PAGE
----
On March 1, 2012, a Hamilton County jury returned a verdict of $40,651.78 in Circuit Court in favor of Plaintiffs, Phyllis and Rick Bradley. Phyllis had been struck in the head by a falling stroller at the Toys R Us store on Highway 153 in Chattanooga on September 2, 2008. Toy R Us admitted liablity but contested the nature and extent of injury. She suffered from head pain and burning on her head, with electrical like zaps. The medical term for these conditions is posttraumatic injury to the nerve, scalp region which is resulting in the abnormal dysesthesias, paresthesias, with characteristics of complex regional pain syndrome, according to Dr. David Rankine. Hu Hamilton and Patrick Cruise represented the Plaintiffs in Phyllis A. Bradley and Richard Bradley v. Toys “R” Us – Delaware, Inc. 09C957.
The Omnibus Transportation Employee Testing Act of 1991 requires drug and alcohol testing of safety-sensitive transportation employees in aviation, trucking, railroads, mass transit, pipelines, and other transportation industries. Mandatory drug testing is required for five specific categories of drugs (referred to as the SAMHSA 5, previously called the NIDA-5):
1. Cannabinoids (marijuana, hash)
2. Cocaine (cocaine, crack, benzoylecognine)
3. Amphetamines (amphetamines, methamphetamines, speed)
4. Opiates (heroin, opium, codeine, morphine)
5. Phencyclidine (PCP)
There is an emerging trend with some of the more safety orriented trucking companies like JB Hunt, Schneider, C.R. England, Roehl Transport, Gordon Trucking, that have replaced the DOT required urine test with the radioimmuneassay of hair (RIAH) test, commonly known as hair testing.
Hair testing is more expensive, so why are some companies using it? Hair testing reveals 12 times more positive tests, or failures, than urine testing. Experts report that illegal drugs can be detected in hair for upwards of 90 days. Not only does hair testing give a longer window of detection, detecting drug users who abstain for a short period of time, but there is an inability to tamper with the test, unlike mandatory urine testing. Currently, there are no known adulterants for hair tests. Since hair tests analyze the drugs inside the hairshaft, external contaminants/chemicals have no effect.
The small percentage of carriers utilizing hair testing are more readily and accurately identifying illegal drug users. In the long run, they are probably saving millions of dollars and keeping drug users out of their trucks, thereby reducing the number of catastrophic wrecks on our highways.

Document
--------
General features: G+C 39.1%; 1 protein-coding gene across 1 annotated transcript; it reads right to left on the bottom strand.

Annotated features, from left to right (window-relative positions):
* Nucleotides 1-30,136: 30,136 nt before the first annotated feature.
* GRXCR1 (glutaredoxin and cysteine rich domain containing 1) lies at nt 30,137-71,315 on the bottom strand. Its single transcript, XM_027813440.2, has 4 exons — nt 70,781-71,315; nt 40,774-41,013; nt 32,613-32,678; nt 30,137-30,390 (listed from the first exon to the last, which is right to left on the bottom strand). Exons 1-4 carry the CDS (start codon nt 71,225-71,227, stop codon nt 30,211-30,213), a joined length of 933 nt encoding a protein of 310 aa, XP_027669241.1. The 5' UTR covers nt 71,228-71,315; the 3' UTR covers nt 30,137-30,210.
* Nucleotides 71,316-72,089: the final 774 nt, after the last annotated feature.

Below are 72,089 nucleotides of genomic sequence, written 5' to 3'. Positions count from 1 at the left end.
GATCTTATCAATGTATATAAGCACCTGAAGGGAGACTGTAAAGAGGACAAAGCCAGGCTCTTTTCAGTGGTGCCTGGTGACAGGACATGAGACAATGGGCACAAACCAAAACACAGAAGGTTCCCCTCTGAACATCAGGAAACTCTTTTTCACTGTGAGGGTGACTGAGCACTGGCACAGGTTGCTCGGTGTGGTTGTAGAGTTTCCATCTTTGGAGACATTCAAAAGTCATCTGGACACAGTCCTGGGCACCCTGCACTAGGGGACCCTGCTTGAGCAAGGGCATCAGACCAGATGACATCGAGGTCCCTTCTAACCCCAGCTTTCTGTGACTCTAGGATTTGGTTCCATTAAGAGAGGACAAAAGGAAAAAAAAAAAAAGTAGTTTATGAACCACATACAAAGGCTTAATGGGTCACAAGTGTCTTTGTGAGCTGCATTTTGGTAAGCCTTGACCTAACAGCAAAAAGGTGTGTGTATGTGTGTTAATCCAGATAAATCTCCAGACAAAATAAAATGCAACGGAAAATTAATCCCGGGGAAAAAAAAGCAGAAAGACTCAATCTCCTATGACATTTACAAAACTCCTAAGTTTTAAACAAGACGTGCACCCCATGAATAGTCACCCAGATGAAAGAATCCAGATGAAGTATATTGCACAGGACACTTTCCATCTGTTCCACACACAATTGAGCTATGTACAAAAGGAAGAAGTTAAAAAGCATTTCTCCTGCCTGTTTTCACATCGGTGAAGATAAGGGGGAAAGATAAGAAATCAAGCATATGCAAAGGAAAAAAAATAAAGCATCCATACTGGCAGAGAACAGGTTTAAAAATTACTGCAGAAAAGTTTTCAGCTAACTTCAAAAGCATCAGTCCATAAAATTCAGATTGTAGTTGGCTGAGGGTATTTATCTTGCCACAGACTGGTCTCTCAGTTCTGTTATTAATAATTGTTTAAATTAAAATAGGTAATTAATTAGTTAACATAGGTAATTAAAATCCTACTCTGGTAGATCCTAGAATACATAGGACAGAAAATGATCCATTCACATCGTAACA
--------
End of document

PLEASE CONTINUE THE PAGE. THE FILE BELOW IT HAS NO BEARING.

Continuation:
Lawyers in all states, including Tennessee and Georgia, are governed by a set of rules regarding conduct, ethics, and professionalism. Subject to certain specific exceptions, it is generally inappropriate for a lawyer to “solicit” business from “specifically identified persons.” In other words, the client is supposed to choose a lawyer, instead of the lawyer choosing the client. Nevertheless, a very small number of lawyers obtain police accident reports in an attempt to identify individuals injured in car wrecks. Once those individuals are identified, a letter from the law firm is sent to the accident victim in an attempt to obtain business. In Tennessee, the Rules of Professional Responsibility permit such communications if the lawyer has a familial or prior professional relationship. In all other cases, such communications (solicitation) shall not be sent until more than 30 days have passed since the accident or disaster occurred. If you are contacted by an attorney immediately after you have been injured in a wreck, it is possible that you are being improperly solicited by a lawyer that is disregarding the rules of professionalism that govern lawyers. Do you want that law firm representing you? Improper solicitation is an unsavory practice that should not be tolerated.
New hours of service regulations for truck drivers have failed to reverse the 2003 change by the Bush administration increasing to 11 hours the time drivers can be behind the wheel each day. The new rules by the Federa Motor Carrier Safety Administration, 49 CFR §395.3, offer some improvements, including a shorter work week and a required 30-minute rest break after eight hours on duty. For nearly 70 years, the limit had been 10 hours, until the 2003 change.
“It’s no secret that truckers often drive when they’re tired. In a 2005 survey the agency commissioned, 65% of truckers reported they sometimes or often felt drowsy while driving. And nearly 48% said they had actually fallen asleep while driving during the previous year. Putting weary drivers behind the wheels of 40-ton rigs hurtling down interstates is a formula for tragedy.”